PDC Homepage

Home » Products » Purchase

Philosophy of Management

Volume 4, Issue 2, 2004

Professionalism, Passion and Doubt

Tim LeBon, David Arnaud
Pages 53-71
DOI: 10.5840/pom20044222

Progress Towards Wise Decision Making

The management literature is not short of tools for helping people to make wiser decisions. This paper outlines another tool so it must be asked how can it justify itself given the substantial work that is already done. We suggest that many tools either fail to properly integrate, or simply lack an analysis of (i) showing how emotions help or hinder solving the problem, (ii) the role of creative and critical thinking and (Hi), working out what values are at issue in the problem. These three categories can be integrated into a decision-making procedure through an analysis of the stages of decision making While the emphasis that is laid on these stages will differ depending upon the problem, we suggest that wise decision making requires (i) gaining an adequate understanding of the situation, (ii) working out what matters, (Hi) generating options, (iv) selecting an option on the basis of what matters and (v) carrying out the option. As practical philosophers we must ask how each of these stages can be adequately carried out, and here we seek to show how philosophy, and other disciplines, can help for the three areas we identify above as lacunae. In looking at the role of emotions we base our analysis on the Aristotelian and Stoic notion that the core of emotions is that they are judgements. This analysis allows us to make sense of both the rationalist view that emotions are a hindrance, and the romantic notion that emotions are a help. Wise decision making involves unpacking emotions to see what they can reliably tell us about the situation, our values, potential options and how they can motivate us. We suggest ways this task can be achieved. Critical thinking needs to be employed throughout the decision-making procedure so that we fairly and adequately understand the situation and assess potential values and options. We outline some key skills and interventions that can be employed. Critical thinking needs material to work on so we suggest how creative thinking can be used to reframe the situation, and generate potential values and options. The driving force of making a decision is, or at least should be, the values we wish to realise with our decision; what we think matters. Some decisions are purely prudential and here we draw upon ideas of Nozick, Griffin, Aristotle and Epicurus to suggest ways the decision maker can evaluate their prudential values. For ethical decisions ideas from Mill, Kant and others can help us think through what we wish to achieve. We end with a case study to illustrate how the procedure works in practice.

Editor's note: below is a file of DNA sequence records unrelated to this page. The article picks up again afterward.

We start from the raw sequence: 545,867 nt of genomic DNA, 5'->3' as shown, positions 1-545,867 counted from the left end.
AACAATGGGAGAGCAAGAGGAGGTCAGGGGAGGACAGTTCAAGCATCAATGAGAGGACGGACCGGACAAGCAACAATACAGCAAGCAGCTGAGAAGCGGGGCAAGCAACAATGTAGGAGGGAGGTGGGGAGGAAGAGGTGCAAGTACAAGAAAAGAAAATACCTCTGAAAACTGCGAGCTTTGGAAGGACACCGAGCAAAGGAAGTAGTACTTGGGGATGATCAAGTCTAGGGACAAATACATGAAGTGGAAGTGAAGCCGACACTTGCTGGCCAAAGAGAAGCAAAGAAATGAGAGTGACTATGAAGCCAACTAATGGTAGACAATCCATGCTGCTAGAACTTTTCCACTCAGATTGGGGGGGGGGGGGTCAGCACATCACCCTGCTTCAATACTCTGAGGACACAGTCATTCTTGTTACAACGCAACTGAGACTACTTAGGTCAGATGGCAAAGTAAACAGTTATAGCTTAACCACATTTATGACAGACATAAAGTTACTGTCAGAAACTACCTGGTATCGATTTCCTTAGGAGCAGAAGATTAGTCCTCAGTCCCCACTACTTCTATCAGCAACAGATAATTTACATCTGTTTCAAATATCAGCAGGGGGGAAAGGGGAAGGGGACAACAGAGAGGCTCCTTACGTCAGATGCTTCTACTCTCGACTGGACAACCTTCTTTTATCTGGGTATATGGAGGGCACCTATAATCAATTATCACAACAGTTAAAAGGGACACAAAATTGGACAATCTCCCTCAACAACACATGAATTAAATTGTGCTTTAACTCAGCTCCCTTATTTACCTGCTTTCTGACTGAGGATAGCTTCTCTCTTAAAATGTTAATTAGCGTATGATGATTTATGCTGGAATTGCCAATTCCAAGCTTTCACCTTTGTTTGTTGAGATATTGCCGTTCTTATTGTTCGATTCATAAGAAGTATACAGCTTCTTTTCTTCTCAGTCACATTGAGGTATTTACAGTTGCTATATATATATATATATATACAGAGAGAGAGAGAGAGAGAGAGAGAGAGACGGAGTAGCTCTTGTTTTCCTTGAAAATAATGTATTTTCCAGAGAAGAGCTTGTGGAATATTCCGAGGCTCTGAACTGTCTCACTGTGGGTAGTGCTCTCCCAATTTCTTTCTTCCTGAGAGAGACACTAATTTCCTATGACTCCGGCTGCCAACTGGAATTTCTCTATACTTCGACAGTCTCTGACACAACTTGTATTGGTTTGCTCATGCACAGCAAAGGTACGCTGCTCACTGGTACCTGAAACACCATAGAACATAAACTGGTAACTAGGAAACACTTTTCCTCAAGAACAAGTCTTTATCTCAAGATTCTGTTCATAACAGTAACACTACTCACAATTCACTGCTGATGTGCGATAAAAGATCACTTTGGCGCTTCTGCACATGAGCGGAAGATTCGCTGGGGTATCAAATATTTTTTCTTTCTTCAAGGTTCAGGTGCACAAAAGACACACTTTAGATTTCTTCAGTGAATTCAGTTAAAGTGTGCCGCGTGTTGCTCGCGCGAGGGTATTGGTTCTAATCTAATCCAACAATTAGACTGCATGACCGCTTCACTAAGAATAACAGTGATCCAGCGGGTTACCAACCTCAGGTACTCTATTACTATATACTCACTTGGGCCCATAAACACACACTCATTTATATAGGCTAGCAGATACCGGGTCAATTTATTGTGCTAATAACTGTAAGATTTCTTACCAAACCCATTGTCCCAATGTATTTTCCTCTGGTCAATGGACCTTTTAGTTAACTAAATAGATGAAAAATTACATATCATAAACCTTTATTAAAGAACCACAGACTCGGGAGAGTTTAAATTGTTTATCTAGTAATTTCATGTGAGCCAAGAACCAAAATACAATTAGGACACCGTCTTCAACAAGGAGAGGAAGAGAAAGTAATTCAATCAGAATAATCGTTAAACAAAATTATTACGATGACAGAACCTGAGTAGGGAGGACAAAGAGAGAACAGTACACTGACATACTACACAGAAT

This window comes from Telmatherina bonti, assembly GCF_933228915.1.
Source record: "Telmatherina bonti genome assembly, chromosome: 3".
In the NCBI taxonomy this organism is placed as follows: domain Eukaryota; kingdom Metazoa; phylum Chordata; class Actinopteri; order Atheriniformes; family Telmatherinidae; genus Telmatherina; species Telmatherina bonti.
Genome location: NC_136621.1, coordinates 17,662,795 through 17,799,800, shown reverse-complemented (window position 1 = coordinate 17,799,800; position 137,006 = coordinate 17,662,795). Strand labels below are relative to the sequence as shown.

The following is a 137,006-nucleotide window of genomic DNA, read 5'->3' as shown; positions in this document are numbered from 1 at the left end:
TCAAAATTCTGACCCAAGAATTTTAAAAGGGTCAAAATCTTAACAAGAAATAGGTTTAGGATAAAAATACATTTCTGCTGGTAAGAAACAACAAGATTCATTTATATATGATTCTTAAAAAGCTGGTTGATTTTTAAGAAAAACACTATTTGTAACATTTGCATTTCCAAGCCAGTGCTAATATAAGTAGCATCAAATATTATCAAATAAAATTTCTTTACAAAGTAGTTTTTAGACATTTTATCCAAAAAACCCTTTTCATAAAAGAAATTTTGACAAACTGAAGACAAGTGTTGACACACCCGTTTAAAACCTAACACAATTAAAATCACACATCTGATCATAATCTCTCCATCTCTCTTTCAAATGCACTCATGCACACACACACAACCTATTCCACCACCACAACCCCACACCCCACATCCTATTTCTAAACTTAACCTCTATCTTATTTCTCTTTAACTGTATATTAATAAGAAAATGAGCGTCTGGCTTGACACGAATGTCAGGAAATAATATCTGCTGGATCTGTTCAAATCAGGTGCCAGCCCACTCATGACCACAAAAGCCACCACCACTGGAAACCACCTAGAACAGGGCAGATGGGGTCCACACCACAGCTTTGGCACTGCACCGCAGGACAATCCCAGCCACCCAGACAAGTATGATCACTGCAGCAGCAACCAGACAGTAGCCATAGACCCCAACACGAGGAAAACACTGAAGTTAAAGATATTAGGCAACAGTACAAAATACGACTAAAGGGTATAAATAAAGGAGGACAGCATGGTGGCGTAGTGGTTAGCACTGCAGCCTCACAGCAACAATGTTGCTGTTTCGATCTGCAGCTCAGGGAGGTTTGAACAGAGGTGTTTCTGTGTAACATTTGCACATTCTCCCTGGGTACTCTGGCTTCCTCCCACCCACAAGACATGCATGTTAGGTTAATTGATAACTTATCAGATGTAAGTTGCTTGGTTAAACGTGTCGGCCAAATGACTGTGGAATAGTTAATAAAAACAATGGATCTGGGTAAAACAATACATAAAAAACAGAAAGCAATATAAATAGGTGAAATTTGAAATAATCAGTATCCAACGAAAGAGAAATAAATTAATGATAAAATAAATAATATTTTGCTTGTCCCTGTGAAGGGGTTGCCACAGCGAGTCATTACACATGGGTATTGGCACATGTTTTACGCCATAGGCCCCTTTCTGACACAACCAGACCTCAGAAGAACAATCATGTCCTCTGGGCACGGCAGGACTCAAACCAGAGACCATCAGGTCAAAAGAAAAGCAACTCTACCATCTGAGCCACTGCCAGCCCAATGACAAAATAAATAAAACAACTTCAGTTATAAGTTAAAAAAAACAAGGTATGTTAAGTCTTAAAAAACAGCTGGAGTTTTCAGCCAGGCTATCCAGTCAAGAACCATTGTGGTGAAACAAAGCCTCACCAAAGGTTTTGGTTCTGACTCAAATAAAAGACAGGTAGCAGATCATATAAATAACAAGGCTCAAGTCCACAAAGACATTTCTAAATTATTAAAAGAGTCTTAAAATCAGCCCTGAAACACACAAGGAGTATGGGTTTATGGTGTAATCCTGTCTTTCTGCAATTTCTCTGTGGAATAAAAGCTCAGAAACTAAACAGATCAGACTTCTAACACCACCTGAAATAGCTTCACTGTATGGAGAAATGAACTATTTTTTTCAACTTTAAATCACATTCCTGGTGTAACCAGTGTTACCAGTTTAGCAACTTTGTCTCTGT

Usage and Metrics